What is the Medical Training Initiative?

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by Jon Sturman,

Clinical Director of Critical Care, North Cumbria.

MTI stands for Medical Training Initiative and is one way of allowing overseas doctors access to training in the UK. Applicants should have at least 3 years’ postgraduate clinical training and possess a postgraduate medical qualification – see MTI sections in the RCOA and RCP websites for more information on this. Application is facilitated by the Colleges to help with GMC registration and hospital trusts’ sponsorship on a tier 5 (2 year) visa.

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Critical Care Recovery – a new patient support website

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by Dr Pam Ramsay

Post Doctoral Research Fellow, Edinburgh Medical School

Critical Care Recovery is a website to support patients and families in and after Intensive Care. The website can be customised for your own ICU or region. 

What’s the website for? This innovative website is a one-stop shop providing information, advice and support for ICU patients and their families. It’s the outcome of 10 years’ interview-based research with patients, and 5 years’ development, evaluation and quality improvement. It’s ideally placed to address a top research priority of the James Lind Alliance & ICS. To “support to help patients start living at home again”.

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Mediating conflict between health professionals, patients and families: It’s all about the human stuff.

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Sarah Barclay, Founder/Director, The Medical Mediation Foundation.

Conflict between patients, families and health professionals is upsetting for all and can affect decision-making about medical care and treatment. All too often the warning signs are missed.  This can lead to a breakdown of relationships that may end up in court. Although recourse to the courts will lead to a decision, there are inevitably perceived to be winners and losers. Complex, often agonising dilemmas for families, patients and health professionals are portrayed (and felt) as battles.

Continue reading “Mediating conflict between health professionals, patients and families: It’s all about the human stuff.”

Hospital Politics

Reporters: M Beed, G Suntharalingam, P Brindley

As results came in, it became clear that asking hospital staff for their opinion had backfired. Ms May, from the orthopaedic wing of the party, has been accused of fighting a lacklustre campaign, and there are calls for her to resign as Chief Surgeon. Ms May has taken responsibility and has sought support from eight little-known staff Anaesthetists Continue reading “Hospital Politics”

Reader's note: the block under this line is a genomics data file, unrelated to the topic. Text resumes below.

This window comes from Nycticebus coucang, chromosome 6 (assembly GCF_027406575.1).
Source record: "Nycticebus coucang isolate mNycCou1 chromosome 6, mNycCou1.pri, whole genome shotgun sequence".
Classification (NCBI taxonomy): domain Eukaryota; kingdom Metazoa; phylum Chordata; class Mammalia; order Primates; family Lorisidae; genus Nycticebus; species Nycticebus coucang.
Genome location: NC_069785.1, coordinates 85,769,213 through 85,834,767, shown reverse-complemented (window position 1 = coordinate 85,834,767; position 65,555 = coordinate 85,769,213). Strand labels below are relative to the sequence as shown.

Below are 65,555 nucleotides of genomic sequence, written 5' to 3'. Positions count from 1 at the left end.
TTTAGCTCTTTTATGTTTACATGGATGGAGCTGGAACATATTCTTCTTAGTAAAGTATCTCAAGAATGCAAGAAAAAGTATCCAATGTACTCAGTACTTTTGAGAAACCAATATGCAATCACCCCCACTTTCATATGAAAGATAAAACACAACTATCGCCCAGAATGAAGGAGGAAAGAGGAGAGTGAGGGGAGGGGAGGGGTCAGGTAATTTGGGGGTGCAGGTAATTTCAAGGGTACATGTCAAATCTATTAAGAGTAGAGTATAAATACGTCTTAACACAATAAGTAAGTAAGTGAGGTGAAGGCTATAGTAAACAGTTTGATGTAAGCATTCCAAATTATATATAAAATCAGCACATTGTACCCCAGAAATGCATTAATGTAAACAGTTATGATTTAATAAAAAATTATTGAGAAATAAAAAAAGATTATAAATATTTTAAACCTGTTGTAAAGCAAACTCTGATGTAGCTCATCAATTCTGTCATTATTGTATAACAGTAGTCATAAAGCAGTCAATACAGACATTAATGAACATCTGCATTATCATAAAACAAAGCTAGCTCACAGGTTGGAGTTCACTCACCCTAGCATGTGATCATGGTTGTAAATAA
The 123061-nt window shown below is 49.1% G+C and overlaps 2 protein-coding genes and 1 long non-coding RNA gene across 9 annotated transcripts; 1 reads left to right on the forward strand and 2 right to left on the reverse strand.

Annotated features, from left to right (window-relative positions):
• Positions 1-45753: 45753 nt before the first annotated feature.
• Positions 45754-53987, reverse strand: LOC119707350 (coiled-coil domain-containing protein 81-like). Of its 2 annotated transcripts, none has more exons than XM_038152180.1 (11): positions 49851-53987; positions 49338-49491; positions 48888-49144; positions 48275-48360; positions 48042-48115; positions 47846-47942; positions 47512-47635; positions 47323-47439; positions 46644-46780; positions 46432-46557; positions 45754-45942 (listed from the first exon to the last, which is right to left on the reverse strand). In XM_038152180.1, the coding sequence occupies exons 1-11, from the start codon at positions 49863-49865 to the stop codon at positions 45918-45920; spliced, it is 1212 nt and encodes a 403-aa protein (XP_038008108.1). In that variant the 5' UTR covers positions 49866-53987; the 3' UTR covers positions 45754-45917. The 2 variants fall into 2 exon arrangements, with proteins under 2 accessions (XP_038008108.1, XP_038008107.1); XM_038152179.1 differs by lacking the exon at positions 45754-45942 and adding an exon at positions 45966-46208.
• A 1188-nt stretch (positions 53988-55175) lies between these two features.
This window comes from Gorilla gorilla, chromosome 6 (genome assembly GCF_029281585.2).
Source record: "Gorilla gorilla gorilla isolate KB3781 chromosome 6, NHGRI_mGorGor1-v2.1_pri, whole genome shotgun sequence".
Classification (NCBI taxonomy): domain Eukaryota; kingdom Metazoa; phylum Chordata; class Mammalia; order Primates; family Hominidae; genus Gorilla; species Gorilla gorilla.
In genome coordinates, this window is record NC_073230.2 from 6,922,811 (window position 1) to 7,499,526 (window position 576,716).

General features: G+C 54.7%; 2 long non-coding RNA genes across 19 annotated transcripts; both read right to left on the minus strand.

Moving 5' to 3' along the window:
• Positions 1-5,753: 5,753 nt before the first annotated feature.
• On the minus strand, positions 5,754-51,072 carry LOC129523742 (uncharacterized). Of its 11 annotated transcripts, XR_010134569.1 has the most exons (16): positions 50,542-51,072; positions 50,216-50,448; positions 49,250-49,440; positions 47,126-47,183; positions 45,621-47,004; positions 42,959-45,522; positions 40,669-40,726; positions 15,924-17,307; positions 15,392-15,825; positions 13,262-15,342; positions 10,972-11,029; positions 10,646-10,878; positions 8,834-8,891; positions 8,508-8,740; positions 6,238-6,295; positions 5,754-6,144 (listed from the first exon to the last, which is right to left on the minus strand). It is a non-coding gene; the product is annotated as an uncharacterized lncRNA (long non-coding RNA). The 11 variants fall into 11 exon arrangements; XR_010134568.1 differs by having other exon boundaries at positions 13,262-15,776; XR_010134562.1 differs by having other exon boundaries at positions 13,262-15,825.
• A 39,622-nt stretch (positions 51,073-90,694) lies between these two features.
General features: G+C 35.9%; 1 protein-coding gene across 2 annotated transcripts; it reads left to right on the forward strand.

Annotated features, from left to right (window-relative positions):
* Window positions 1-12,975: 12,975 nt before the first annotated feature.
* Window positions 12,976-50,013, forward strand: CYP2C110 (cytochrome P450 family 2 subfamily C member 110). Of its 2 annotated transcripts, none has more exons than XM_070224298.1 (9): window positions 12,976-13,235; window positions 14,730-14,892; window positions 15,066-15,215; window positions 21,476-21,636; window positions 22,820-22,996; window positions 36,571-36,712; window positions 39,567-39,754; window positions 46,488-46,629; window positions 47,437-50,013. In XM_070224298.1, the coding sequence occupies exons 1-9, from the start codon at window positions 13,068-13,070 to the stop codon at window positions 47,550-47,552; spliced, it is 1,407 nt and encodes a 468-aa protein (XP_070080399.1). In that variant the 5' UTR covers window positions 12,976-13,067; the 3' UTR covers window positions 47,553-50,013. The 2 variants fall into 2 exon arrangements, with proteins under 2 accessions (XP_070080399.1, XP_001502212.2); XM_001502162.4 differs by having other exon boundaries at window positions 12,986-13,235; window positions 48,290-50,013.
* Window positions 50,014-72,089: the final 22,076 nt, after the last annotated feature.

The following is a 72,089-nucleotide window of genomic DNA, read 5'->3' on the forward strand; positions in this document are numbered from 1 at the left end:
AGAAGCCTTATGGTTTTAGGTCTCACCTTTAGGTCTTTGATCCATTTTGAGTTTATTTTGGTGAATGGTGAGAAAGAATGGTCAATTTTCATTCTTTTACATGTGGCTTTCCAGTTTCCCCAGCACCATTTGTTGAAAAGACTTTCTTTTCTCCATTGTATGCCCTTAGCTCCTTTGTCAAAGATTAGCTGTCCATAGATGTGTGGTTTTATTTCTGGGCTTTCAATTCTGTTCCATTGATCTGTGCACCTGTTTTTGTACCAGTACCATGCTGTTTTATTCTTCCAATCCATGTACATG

The Manchester Attack – A personal view

The amazing responses of the of the NHS to the recent atrocities & fire in Manchester and London is a testament to the dedication of the critical care teams as well as other medical staff in those hospitals involved.  An overriding desire to help when adversity struck was the hallmark of their attitude.  The last five years in the NHS has been punctuated with feelings of doom at times – not enough money, not enough staff, too much poorly considered change etc, etc. It’s all too easy to forget why we entered our professions in the first place.  This blog by Dr Andrew Bently, Clinical Director of the University of South Manchester adult critical care unit might help jog our memories.

Gary Masterson, ICS President Continue reading “The Manchester Attack – A personal view”

Wanted: Patient representatives for the Society’s Patients and Relatives Committee

One of the key principles underlying the National Health Service is that it aspires to ‘put patients at the heart of everything it does’.(1) This aim is reflected by the Society in its Patients and Relatives Committee.  The Committee provides an influential forum for patient centred discussion on issues pertaining to intensive care, and it advises external bodies as well as the Society itself. Continue reading “Wanted: Patient representatives for the Society’s Patients and Relatives Committee”

Are negative studies bad? – “Not at all” says Jeremy Bewley, newly elected Council member

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by Jeremy Bewley, Consultant in Anaesthesia and Intensive Care

I’ve been a member of the ICS for over 20 years and was on the trainee committee at the turn of the century.  I have fond memories of the meetings that we ran at the Belfry, Troon, Durham and Cheltenham. It was an exciting time for the specialty with the development of the UK intensive care training programme. Continue reading “Are negative studies bad? – “Not at all” says Jeremy Bewley, newly elected Council member”

Jottings from JICS: CQUINS, delayed discharges & perverse incentives

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by Jeremy Groves, Consultant Anaesthetist in Intensive Care

Looking at JICS this month the article by Stephen Gilligan, “Critical care delayed discharges: Good or bad?”, caught my eye.(1)  He argues that the evidence from ICNARC suggests that delayed discharges, especially in sicker patients, may be no bad thing.  He goes on to articulate that NHS England’s proposed CQUIN on delayed discharges (currently in limbo) would act as a perverse incentive that may have a detrimental effect on some of our patients’ outcomes. Continue reading “Jottings from JICS: CQUINS, delayed discharges & perverse incentives”